International team discovers unique pathway for treating deadly children's brain cancer
An international team of researchers has discovered a new pathway that may improve success against an incurable type of children's brain cancer. The study results suggest that scientists have identified a unique way to disrupt the cellular process that contributes to Diffuse Intrinsic Pontine Gliomas (DIPG).
Journal Ranked Second in Radiology, Nuclear Medicine and Medical Imaging
Medical Image Analysis, co-founded in 1996 by James Duncan, PhD, the Ebenezer K. Hunt Professor of Biomedical Engineering and Radiology & Biomedical Imaging, is the second-ranked journal in radiology, nuclear medicine and medical imaging, with an Impact Factor of 8.8, according to the Journal Citation Report.
Jason Cai, PhD, Awarded NIH Grant for PET Ligand Development
Zhengxin (Jason) Cai, PhD, Assistant Professor, Yale University PET Center, has been awarded an Exploratory/Development R21 grant from the National Institutes of Health (NIH). Dr. Cai’s research project titled, "Development of BBB Permeable PD-L1 PET Imaging Agents,” will involve synthesis and radiolabeling a library of small molecule PD-L1 ligands as potential PET imaging probes, aiming to find one probe that could penetrate the blood-brain barrier (BBB) and allow for the quantification of PD-L1 in brain tumor or metastasis.
New insight into a struggling AstraZeneca anti-VEGF drug could expand its use in cancer
AstraZeneca’s experimental cancer drug cediranib was originally developed to inhibit VEGF, a protein that prompts the growth of the blood vessels tumors need to survive. But in clinical trials it hasn’t proven to be all that effective, failing to stack up to Roche’s anti-VEGF blockbuster Avastin.
Yale Study Identifies How Cancer Drug Inhibits DNA Repair in Cancer Cells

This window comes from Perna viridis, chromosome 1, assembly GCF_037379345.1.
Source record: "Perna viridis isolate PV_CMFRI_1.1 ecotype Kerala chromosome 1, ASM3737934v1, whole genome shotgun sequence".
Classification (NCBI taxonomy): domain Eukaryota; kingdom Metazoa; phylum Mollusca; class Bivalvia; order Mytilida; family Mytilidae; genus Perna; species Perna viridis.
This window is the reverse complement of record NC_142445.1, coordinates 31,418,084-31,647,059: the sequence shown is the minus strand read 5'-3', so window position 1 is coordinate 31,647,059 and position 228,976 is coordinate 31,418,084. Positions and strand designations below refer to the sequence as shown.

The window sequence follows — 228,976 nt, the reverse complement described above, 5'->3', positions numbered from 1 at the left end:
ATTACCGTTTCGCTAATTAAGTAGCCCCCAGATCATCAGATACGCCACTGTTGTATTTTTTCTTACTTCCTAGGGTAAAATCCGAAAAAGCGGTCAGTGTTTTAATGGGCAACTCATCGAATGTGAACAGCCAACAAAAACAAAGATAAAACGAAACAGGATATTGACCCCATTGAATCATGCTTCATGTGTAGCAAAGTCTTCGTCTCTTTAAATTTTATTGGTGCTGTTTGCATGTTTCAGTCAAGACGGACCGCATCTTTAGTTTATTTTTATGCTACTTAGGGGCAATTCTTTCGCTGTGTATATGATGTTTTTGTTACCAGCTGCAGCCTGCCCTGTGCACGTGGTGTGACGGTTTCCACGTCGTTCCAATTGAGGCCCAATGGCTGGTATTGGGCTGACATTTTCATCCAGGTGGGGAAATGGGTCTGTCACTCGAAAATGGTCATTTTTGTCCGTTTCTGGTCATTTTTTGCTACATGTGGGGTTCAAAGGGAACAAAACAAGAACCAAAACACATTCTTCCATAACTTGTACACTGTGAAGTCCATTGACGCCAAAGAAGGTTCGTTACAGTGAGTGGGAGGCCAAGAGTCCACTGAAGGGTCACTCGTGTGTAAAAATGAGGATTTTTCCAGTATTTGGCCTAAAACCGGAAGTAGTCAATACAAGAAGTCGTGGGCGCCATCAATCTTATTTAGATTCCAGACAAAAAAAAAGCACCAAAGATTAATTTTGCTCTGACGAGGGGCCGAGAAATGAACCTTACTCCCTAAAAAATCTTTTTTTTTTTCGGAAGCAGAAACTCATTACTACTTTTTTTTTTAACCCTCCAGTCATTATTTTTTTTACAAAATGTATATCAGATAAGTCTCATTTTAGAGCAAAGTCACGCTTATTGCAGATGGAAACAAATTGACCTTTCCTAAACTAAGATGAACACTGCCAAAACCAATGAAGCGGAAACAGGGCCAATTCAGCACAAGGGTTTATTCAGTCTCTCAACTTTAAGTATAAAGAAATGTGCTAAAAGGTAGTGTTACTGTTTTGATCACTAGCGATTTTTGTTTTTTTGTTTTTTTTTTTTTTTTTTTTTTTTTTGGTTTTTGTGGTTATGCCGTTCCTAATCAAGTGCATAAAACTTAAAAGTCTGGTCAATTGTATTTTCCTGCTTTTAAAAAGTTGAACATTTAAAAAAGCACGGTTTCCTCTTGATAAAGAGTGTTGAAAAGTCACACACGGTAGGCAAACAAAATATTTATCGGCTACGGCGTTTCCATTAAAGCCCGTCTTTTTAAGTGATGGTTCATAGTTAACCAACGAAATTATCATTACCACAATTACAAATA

Yale Cancer Center researchers have found that a cancer drug thought to be of limited use possesses an unforeseen property. It is able to stop certain cancer cells from repairing their DNA in order to survive. The study suggests that combining this drug, cediranib, with other agents could potentially deliver a lethal blow in cancer that uses a specific process to create DNA repair cells.
Morris to Explore Ethics of Neuroimaging
Evan Morris, PhD, has been accepted as a visiting scholar at The Hasting Center in Garrison, N.Y. for two weeks in August. Morris plans to write a draft of a research paper exploring the ethics of neuroimaging. A professor of Radiology & Biomedical Imaging, Biomedical Engineering and Psychiatry, his research for the last 25 years has been in the imaging of drug addiction and alcoholism. Most of his work has been with PET imaging, although some has been with fMRI.
Knowing the Risks: The Genetics of Breast and Ovarian Cancer
Dr. Ryan Jensen’s work, spurred by a pair of WHRY grants, continues progress toward models uncovering how genetic mutations lead to cancer and helping guide patients and doctors toward decisions that can produce the best health outcomes.
PET Imaging of Beta Cell Mass Featured in Journal of Nuclear Medicine
Type 1 diabetes mellitus (T1DM) is characterized by a loss of β-cells in the islets of Langerhans of the pancreas and subsequent deficient insulin secretion in response to hyperglycemia. Development of an in vivo test to measure β-cell mass (BCM) would greatly enhance the ability to track diabetes therapies.
Yale Cancer Researchers Suggest New Treatment for Rare Inherited Cancer
Studying two rare inherited cancer syndromes, Yale Cancer Center (YCC) scientists have found the cancers are driven by a breakdown in how cells repair their DNA. The discovery, published today in Nature Genetics, suggests a promising strategy for treatment with drugs recently approved for other forms of cancer.